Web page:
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This is a guest blog post submitted by Joelle Moses, a student of International Development and Psychology at McGill University, Canada. Joelle hopes to use her passion for justice and her understanding of people to drive meaningful change in the realm of climate action.

I distinctly remember the moment at last years United Nations Conference on Climate Change, when I heard that the United States government – under the Trump administration – was hosting an event on “clean coal power.” My initial reaction was to laugh. I simply could not believe that at a conference aimed at accelerating mobilization for climate change, the world’s dirtiest form of energy was being actively promoted. As I began to understand this issue more deeply, I realized that this was no laughing matter.

Why not? Essentially, coal is a compound made mostly of carbon, so when it mixes with air as it’s burned to produce energy, it releases massive amounts of carbon dioxide into the atmosphere. As we know, these carbon emissions are directly related to climate change, and it’s menacing effects. Consequences include severe droughts, sea level rise, flooding, extreme weather events, and species loss, and ‘the severity of these impacts are tied directly to the amount of CO2 we release, including from coal plants.’ Notably, coal power plants create five times more greenhouses gasses than gas power, and over one hundred times more than wind, water, solar, or nuclear energy.

In addition to these momentous environmental consequences, coal production also serves as a significant risk to human health. The toxins contained within coal have been linked to breathing problems, asthma, brain damage, heart problems, neurological disorders, and premature deaths. In China, exposure to coal-polluted-air has lowered life expectancy by about 3 years. Since 1900, more than 100,000 coal miners have died in America, amounting to more American deaths than those from the Vietnam War and both Iraq wars combined.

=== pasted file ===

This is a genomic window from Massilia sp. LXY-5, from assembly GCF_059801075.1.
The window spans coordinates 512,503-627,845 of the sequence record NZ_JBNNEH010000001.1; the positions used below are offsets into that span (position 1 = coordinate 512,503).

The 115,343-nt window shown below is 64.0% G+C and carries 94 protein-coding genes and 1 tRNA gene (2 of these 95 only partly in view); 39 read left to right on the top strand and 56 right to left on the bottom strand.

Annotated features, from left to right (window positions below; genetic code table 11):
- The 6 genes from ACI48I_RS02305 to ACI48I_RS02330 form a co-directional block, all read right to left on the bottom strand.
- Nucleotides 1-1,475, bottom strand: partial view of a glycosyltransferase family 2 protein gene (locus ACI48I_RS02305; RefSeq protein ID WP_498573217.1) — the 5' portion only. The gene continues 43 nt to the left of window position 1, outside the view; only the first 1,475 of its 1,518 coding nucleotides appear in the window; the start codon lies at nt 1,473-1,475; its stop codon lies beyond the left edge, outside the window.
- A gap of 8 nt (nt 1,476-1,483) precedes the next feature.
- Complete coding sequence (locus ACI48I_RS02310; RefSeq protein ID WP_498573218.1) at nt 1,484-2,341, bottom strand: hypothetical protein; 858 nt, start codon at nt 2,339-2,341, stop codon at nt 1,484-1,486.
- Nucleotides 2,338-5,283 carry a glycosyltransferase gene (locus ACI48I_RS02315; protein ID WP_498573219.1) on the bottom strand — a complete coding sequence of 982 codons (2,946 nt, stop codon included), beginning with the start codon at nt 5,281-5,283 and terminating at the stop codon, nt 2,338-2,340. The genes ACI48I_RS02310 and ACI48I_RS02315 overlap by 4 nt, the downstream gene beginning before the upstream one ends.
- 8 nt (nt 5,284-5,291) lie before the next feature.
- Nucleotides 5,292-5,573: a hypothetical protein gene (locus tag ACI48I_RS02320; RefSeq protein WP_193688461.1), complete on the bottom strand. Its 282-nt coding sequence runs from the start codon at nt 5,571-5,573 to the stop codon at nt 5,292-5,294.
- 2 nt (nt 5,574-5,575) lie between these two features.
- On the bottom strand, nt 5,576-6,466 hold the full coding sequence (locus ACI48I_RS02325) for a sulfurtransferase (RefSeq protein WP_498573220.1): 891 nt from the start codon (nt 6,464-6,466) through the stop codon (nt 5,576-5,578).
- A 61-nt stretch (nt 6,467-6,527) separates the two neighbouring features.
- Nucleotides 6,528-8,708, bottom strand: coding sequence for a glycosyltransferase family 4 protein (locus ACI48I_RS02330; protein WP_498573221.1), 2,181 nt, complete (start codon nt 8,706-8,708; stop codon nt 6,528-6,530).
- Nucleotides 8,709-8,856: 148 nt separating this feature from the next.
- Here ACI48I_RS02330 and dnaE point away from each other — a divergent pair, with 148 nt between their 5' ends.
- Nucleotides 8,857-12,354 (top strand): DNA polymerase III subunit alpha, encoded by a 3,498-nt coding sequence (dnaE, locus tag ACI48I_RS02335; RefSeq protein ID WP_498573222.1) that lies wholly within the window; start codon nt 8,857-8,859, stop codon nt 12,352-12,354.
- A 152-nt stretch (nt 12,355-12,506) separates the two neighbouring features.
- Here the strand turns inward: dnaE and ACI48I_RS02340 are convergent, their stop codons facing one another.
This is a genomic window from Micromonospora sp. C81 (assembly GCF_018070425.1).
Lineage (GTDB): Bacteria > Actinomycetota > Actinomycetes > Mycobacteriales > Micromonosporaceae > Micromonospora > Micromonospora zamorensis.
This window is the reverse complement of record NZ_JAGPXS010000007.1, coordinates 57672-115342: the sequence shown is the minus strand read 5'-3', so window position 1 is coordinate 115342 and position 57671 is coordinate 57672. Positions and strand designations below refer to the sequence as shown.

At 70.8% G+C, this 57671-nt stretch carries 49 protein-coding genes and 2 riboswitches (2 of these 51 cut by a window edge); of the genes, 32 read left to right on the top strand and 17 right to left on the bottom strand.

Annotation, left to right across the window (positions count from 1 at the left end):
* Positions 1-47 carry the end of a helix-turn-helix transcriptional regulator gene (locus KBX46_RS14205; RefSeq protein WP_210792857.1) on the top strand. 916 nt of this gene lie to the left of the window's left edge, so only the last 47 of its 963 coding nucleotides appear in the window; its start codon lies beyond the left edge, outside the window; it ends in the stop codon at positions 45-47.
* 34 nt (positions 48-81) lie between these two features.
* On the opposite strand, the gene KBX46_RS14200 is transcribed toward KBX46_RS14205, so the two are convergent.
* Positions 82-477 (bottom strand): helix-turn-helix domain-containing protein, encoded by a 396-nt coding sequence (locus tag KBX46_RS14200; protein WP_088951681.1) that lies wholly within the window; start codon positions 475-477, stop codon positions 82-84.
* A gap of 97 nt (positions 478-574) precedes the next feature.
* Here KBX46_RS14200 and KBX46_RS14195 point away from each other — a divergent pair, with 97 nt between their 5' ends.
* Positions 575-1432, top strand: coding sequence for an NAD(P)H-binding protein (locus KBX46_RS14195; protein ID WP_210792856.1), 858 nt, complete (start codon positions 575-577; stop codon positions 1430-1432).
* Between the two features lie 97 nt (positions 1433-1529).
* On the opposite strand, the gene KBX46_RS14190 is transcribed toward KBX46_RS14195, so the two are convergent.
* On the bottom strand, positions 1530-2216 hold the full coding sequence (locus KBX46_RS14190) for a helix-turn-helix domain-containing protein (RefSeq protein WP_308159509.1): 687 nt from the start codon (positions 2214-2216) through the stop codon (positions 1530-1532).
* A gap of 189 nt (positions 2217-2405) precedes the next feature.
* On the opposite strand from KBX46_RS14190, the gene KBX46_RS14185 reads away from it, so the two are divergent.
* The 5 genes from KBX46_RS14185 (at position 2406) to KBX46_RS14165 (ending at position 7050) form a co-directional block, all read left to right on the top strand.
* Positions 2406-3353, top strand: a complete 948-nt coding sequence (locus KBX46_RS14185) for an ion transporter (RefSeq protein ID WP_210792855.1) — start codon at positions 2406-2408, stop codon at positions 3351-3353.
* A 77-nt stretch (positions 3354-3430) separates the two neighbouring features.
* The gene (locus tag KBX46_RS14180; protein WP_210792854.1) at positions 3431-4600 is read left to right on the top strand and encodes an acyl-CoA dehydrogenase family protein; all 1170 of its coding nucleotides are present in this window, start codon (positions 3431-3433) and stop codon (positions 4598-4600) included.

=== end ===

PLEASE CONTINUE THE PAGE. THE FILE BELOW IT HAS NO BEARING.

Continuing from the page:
Despite what we know about the impacts of coal, it continues to be one of the largest energy sources used today. In fact, coal use has been growing steadily over the past century, reaching over 8 billion tons in recent years. This simply cannot continue, if we want to avoid climactic catastrophe.

In 2015, the international community came together to sign the largest climate treaty of all times: The Paris Agreement. This treaty is aimed at halting global emissions, before the tipping point of Catastrophic (virtually unstoppable) Climate Change is reached. However, as a recent UNEP report highlights, in order for the goals of the Paris Agreement to be met, every single coal plant in the world must be closed by 2050. Current projections point away from this – with plans for over 1600 new coal power plants, expanding coal power production will make it virtually impossible to meet the goals outlined in the treaty.

In December of 2018, global leaders will come together for